A University of California study claims red meat causes a toxic immune reaction that eventually leads to cancer. Here are five resources that say otherwise. Share these on social media today, and let’s start a grassroots conversation about how red meat is part of a healthy diet.
A few weeks ago, I shared news about an upcoming meeting of the International Agency for Research on Cancer (IARC) aimed at determining whether or not red meat and processed meats should be labeled as carcinogens. IARC says it will review scientific evidence before making this determination, and the meat industry is organizing information to defend animal proteins as part of a healthy diet.
While public opinion and testimonies won’t help win that particular battle, a grassroots effort is needed to debunk the misinformation that continues to be presented to consumers by the mainstream media. For example, a recent Telegraph article, entitled “The body views red meat as a foreign invader which must be stamped out,” suggests red meat is a direct cause of cancer.
“Red meat has been linked to cancer for decades, with research suggesting that eating large amounts of pork, beef or lamb raises the risk of deadly tumors. But, for the first time, scientists think they know what is causing the effect. The body, it seems, views red meat as a foreign invader and sparks a toxic immune response. They have discovered that pork, beef and lamb contains a sugar which is naturally produced by other carnivores but not humans. It means that when humans eat red meat, the body triggers an immune response to the foreign sugar, producing antibodies which spark inflammation, and eventually cancer.”
This is a new take on the red meat and cancer link that I haven’t heard before, and I don’t know of any currently available science to refute these claims. However, there are plenty of information and resources to share regarding the healthfulness and importance of red meat in the diet.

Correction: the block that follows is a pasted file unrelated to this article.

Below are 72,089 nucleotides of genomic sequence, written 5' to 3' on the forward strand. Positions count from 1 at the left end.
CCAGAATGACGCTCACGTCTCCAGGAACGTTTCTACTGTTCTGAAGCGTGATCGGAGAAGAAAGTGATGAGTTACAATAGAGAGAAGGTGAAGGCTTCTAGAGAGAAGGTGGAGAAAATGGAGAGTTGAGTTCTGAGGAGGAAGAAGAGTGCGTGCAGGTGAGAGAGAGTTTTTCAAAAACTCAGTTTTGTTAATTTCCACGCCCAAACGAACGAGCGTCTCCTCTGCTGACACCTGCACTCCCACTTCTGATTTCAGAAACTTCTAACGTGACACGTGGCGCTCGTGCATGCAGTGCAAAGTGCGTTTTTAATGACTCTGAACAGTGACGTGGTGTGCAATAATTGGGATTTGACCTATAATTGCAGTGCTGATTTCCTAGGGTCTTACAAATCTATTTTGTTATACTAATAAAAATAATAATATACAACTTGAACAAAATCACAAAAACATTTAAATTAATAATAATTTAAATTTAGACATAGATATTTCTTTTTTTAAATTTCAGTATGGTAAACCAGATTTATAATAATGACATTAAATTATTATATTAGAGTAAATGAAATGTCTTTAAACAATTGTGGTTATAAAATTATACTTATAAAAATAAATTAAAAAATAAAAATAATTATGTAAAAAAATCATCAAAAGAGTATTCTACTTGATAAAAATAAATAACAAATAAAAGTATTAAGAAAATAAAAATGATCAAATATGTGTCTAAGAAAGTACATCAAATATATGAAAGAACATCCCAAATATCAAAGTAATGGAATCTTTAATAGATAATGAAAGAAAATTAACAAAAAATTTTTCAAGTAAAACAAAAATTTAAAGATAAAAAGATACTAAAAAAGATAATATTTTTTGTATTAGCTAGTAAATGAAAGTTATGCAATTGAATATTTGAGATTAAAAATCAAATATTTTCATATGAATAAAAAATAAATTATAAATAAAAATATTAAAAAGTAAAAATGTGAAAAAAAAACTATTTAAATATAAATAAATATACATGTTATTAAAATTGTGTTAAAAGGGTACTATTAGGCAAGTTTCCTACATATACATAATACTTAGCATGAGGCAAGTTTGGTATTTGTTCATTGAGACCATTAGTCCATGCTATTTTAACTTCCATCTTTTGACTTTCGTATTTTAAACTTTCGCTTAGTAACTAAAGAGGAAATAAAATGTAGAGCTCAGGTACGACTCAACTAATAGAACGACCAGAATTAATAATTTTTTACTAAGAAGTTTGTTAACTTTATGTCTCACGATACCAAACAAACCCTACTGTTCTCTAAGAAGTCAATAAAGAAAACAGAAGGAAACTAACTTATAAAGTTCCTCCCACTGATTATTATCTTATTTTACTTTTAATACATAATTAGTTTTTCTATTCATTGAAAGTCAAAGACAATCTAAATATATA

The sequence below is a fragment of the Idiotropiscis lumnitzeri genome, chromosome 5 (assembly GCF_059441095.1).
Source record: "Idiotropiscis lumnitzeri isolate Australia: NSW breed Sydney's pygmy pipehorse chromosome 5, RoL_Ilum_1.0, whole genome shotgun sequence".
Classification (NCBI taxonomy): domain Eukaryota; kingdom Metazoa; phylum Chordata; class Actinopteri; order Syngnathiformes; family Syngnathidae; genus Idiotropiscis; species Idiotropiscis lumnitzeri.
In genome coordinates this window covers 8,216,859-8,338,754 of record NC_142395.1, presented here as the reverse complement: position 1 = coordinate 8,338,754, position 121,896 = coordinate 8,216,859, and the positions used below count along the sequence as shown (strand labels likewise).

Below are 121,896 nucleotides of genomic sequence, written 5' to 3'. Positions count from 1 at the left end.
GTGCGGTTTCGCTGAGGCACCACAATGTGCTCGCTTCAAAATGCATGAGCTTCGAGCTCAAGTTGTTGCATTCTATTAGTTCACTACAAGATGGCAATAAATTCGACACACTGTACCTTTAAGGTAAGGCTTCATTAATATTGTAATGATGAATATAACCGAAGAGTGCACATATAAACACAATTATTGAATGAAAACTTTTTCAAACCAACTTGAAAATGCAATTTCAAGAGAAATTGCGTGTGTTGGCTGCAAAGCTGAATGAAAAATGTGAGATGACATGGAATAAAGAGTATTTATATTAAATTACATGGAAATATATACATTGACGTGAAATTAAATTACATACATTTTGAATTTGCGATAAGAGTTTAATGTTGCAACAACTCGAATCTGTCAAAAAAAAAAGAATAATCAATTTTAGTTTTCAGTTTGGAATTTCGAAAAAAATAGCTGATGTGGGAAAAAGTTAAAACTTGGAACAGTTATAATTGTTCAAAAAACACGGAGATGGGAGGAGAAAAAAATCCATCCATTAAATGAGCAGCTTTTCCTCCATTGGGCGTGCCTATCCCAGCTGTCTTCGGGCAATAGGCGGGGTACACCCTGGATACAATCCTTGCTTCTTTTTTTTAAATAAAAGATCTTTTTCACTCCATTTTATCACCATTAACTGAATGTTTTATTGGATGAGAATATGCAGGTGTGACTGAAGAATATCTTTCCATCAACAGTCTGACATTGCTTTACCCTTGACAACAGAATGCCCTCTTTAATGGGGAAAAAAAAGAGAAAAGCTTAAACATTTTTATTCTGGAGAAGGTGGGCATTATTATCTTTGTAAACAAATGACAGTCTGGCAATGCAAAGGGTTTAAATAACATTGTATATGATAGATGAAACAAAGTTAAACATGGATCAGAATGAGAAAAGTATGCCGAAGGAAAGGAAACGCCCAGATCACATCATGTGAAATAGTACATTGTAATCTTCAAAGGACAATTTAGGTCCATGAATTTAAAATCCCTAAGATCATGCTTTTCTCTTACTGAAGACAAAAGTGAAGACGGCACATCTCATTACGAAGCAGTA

The truth is, consumers are worried about cancer, and articles like the Telegraph article above help sow confusion about cancer and its causes. Cancer is not one disease but a complex group of hundreds of diseases with many possible causes. Simple genetics, lifestyle choices and various exposures are thought to play a role. In actuality, Americans are eating less red meat than ever before, so increased rates of cancer in the face of less beef consumption doesn’t track for me as a causal link.
And even the researcher who led the University of California-San Diego study, Ajit Varki, a professor of medicine and cellular and molecular medicine, does not advise cutting red meat out of the diet, saying: “moderate amounts of red meat can be a source of good nutrition for young people.”
Let’s be proactive and share the facts. How do you think we should work to debunk the red meat and cancer link?
The opinions of Amanda Radke are not necessarily those of Beefmagazine.com or the Penton Farm Progress Group.
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